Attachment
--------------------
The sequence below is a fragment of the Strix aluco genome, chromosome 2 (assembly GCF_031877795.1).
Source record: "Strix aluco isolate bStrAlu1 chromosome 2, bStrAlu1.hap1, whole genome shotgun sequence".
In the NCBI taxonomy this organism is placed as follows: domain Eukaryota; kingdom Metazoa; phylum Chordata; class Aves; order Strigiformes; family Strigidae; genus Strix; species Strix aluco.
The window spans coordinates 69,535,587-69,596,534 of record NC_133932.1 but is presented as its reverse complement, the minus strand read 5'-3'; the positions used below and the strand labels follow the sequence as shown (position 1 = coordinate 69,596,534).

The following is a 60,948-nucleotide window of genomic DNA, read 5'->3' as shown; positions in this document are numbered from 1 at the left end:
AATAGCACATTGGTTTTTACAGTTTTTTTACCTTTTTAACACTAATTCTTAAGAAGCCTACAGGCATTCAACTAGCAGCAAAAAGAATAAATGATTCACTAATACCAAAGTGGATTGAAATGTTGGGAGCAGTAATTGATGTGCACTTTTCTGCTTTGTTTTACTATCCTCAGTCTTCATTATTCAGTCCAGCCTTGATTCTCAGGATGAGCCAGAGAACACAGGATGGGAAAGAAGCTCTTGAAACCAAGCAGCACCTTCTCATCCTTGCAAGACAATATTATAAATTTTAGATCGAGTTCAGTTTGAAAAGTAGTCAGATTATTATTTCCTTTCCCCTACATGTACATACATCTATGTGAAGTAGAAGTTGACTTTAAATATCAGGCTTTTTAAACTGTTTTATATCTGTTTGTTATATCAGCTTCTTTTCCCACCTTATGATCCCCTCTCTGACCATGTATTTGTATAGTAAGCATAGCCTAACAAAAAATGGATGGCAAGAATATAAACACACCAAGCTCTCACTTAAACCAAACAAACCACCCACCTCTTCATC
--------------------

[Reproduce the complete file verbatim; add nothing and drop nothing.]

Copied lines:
The sequence below is a fragment of the Strix aluco genome, chromosome 2 (assembly GCF_031877795.1).
Source record: "Strix aluco isolate bStrAlu1 chromosome 2, bStrAlu1.hap1, whole genome shotgun sequence".
In the NCBI taxonomy this organism is placed as follows: domain Eukaryota; kingdom Metazoa; phylum Chordata; class Aves; order Strigiformes; family Strigidae; genus Strix; species Strix aluco.
The window spans coordinates 69,535,587-69,596,534 of record NC_133932.1 but is presented as its reverse complement, the minus strand read 5'-3'; the positions used below and the strand labels follow the sequence as shown (position 1 = coordinate 69,596,534).

The following is a 60,948-nucleotide window of genomic DNA, read 5'->3' as shown; positions in this document are numbered from 1 at the left end:
AATAGCACATTGGTTTTTACAGTTTTTTTACCTTTTTAACACTAATTCTTAAGAAGCCTACAGGCATTCAACTAGCAGCAAAAAGAATAAATGATTCACTAATACCAAAGTGGATTGAAATGTTGGGAGCAGTAATTGATGTGCACTTTTCTGCTTTGTTTTACTATCCTCAGTCTTCATTATTCAGTCCAGCCTTGATTCTCAGGATGAGCCAGAGAACACAGGATGGGAAAGAAGCTCTTGAAACCAAGCAGCACCTTCTCATCCTTGCAAGACAATATTATAAATTTTAGATCGAGTTCAGTTTGAAAAGTAGTCAGATTATTATTTCCTTTCCCCTACATGTACATACATCTATGTGAAGTAGAAGTTGACTTTAAATATCAGGCTTTTTAAACTGTTTTATATCTGTTTGTTATATCAGCTTCTTTTCCCACCTTATGATCCCCTCTCTGACCATGTATTTGTATAGTAAGCATAGCCTAACAAAAAATGGATGGCAAGAATATAAACACACCAAGCTCTCACTTAAACCAAACAAACCACCCACCTCTTCATC